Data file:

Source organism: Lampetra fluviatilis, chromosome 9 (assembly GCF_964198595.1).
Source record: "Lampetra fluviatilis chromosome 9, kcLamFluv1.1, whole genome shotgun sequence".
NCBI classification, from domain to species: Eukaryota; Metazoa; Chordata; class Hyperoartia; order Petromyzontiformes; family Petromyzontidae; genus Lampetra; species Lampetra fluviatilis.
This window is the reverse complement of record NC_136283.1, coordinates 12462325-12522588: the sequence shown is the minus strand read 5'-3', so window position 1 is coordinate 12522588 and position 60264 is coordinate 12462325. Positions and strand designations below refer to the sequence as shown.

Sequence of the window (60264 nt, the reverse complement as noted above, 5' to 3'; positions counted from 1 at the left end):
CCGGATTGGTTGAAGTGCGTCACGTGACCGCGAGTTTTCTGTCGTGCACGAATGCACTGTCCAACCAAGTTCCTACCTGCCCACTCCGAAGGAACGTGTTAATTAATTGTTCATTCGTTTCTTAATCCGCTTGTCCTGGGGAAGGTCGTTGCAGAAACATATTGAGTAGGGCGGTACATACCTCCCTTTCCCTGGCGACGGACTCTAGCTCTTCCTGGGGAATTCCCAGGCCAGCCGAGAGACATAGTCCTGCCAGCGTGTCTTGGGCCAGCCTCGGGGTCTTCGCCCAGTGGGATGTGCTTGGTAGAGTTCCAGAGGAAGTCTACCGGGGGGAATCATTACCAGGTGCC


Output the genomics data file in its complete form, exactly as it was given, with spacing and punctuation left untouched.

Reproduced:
Source organism: Lampetra fluviatilis, chromosome 9 (assembly GCF_964198595.1).
Source record: "Lampetra fluviatilis chromosome 9, kcLamFluv1.1, whole genome shotgun sequence".
NCBI classification, from domain to species: Eukaryota; Metazoa; Chordata; class Hyperoartia; order Petromyzontiformes; family Petromyzontidae; genus Lampetra; species Lampetra fluviatilis.
This window is the reverse complement of record NC_136283.1, coordinates 12462325-12522588: the sequence shown is the minus strand read 5'-3', so window position 1 is coordinate 12522588 and position 60264 is coordinate 12462325. Positions and strand designations below refer to the sequence as shown.

Sequence of the window (60264 nt, the reverse complement as noted above, 5' to 3'; positions counted from 1 at the left end):
CCGGATTGGTTGAAGTGCGTCACGTGACCGCGAGTTTTCTGTCGTGCACGAATGCACTGTCCAACCAAGTTCCTACCTGCCCACTCCGAAGGAACGTGTTAATTAATTGTTCATTCGTTTCTTAATCCGCTTGTCCTGGGGAAGGTCGTTGCAGAAACATATTGAGTAGGGCGGTACATACCTCCCTTTCCCTGGCGACGGACTCTAGCTCTTCCTGGGGAATTCCCAGGCCAGCCGAGAGACATAGTCCTGCCAGCGTGTCTTGGGCCAGCCTCGGGGTCTTCGCCCAGTGGGATGTGCTTGGTAGAGTTCCAGAGGAAGTCTACCGGGGGGAATCATTACCAGGTGCC